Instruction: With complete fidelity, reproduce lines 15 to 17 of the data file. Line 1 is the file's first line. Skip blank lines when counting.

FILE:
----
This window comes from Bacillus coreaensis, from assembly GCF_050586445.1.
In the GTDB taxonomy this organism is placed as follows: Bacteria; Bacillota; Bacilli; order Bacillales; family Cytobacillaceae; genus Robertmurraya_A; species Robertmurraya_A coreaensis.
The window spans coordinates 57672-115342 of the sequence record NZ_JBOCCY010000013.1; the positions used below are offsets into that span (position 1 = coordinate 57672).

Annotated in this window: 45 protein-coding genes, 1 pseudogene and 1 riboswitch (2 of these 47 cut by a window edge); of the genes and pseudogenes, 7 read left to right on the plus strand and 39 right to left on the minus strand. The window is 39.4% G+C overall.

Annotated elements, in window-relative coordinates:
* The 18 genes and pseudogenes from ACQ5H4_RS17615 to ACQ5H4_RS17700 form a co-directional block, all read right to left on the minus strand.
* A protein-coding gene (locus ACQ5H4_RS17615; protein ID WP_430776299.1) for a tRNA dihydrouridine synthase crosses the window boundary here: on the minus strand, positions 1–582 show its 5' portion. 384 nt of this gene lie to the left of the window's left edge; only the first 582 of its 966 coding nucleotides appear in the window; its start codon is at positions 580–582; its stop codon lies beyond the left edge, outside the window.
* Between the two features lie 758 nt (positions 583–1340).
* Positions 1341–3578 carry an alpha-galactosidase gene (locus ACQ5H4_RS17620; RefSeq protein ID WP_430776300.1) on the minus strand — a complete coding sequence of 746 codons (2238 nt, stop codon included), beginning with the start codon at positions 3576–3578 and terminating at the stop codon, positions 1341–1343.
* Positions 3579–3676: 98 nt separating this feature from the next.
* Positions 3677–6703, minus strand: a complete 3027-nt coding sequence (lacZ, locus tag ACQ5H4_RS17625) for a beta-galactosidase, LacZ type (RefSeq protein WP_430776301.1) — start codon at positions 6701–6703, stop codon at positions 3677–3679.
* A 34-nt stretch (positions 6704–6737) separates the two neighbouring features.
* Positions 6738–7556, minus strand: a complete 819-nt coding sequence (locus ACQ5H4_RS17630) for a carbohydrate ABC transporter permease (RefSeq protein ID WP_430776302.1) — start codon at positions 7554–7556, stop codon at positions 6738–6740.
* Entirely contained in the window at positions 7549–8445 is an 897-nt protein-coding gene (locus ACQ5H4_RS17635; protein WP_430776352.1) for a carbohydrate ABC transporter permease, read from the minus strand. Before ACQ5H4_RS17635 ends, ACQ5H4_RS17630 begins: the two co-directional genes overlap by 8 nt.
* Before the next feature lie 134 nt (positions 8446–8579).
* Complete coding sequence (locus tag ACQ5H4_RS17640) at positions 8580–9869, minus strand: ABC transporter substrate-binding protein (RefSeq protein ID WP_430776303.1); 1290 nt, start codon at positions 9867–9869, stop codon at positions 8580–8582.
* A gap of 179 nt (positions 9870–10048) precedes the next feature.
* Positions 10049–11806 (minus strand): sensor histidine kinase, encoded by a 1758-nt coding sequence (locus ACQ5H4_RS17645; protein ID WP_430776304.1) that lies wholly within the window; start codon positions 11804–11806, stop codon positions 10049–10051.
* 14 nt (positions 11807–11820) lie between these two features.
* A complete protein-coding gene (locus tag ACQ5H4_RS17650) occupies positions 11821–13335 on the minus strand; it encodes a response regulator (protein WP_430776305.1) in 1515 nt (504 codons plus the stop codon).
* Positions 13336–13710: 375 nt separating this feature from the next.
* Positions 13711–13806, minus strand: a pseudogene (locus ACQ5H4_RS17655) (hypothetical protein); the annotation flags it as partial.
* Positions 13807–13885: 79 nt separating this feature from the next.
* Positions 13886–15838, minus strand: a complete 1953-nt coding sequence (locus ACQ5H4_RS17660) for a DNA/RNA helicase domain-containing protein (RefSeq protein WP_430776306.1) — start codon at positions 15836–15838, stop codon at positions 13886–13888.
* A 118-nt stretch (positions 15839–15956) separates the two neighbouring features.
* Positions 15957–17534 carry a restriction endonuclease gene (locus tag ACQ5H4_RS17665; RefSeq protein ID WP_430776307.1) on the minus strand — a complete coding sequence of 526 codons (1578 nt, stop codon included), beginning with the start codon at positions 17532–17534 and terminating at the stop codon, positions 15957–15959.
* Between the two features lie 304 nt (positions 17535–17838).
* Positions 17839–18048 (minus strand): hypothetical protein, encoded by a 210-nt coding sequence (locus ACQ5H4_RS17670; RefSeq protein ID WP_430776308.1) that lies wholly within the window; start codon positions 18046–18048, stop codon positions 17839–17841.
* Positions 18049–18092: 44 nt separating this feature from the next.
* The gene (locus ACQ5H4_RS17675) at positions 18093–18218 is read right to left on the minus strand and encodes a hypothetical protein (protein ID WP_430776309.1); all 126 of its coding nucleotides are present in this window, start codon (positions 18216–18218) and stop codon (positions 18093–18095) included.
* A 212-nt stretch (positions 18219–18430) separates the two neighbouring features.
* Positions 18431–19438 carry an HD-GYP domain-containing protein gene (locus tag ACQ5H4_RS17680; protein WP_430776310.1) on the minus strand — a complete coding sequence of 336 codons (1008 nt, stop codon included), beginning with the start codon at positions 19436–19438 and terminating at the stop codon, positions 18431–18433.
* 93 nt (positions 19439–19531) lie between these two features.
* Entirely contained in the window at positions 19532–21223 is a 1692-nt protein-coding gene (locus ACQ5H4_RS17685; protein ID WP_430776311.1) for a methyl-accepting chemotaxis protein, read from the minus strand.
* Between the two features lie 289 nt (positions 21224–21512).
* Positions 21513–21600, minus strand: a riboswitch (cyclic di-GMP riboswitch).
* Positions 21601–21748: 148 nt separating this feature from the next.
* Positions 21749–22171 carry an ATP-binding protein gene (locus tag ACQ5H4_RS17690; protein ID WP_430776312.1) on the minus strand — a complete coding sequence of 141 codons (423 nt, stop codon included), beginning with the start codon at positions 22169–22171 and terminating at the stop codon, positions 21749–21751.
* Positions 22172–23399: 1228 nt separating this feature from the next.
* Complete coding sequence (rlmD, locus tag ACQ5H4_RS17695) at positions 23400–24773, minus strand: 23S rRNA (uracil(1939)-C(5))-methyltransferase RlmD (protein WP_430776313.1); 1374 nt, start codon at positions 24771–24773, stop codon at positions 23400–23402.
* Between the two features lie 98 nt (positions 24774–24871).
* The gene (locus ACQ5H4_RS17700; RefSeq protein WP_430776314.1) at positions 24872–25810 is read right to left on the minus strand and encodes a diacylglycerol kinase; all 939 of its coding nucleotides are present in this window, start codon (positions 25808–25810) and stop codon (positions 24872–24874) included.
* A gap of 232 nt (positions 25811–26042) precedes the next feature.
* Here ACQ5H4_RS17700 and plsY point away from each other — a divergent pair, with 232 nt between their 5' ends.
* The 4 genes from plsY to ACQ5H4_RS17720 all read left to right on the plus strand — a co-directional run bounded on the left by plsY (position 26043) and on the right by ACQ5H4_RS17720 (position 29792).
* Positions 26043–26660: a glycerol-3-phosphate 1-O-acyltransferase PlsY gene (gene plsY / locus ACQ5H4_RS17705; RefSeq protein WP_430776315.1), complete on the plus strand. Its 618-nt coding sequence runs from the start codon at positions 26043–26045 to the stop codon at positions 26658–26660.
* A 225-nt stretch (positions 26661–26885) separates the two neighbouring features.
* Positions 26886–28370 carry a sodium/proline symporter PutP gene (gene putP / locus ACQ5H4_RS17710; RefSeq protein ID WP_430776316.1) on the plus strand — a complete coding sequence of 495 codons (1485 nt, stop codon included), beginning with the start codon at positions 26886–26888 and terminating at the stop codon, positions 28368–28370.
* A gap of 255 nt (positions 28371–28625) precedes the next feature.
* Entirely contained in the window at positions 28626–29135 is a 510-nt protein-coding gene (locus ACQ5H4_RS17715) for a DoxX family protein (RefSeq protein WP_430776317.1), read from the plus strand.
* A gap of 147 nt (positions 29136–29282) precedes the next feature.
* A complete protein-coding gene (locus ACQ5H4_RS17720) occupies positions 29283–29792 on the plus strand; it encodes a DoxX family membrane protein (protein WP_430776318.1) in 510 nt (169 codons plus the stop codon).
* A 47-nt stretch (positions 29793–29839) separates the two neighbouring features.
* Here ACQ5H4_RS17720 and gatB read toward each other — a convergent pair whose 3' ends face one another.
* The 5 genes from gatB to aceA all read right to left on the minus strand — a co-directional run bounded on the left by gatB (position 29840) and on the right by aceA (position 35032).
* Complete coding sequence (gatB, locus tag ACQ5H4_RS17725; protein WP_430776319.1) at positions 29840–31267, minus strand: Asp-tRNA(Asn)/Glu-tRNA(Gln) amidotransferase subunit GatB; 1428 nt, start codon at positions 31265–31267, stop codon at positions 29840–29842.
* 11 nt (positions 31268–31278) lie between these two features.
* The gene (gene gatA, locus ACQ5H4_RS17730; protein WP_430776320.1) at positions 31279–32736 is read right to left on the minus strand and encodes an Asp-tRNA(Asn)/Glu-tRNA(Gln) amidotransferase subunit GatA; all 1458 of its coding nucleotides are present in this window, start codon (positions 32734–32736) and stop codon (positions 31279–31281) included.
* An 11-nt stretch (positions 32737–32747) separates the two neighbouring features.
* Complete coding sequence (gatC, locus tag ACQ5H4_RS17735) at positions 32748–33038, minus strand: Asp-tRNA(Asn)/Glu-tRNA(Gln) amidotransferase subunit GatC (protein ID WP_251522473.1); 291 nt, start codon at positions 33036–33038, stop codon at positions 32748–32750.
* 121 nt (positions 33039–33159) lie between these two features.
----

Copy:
* Before the next feature lie 134 nt (positions 8446–8579).
* Complete coding sequence (locus tag ACQ5H4_RS17640) at positions 8580–9869, minus strand: ABC transporter substrate-binding protein (RefSeq protein ID WP_430776303.1); 1290 nt, start codon at positions 9867–9869, stop codon at positions 8580–8582.
* A gap of 179 nt (positions 9870–10048) precedes the next feature.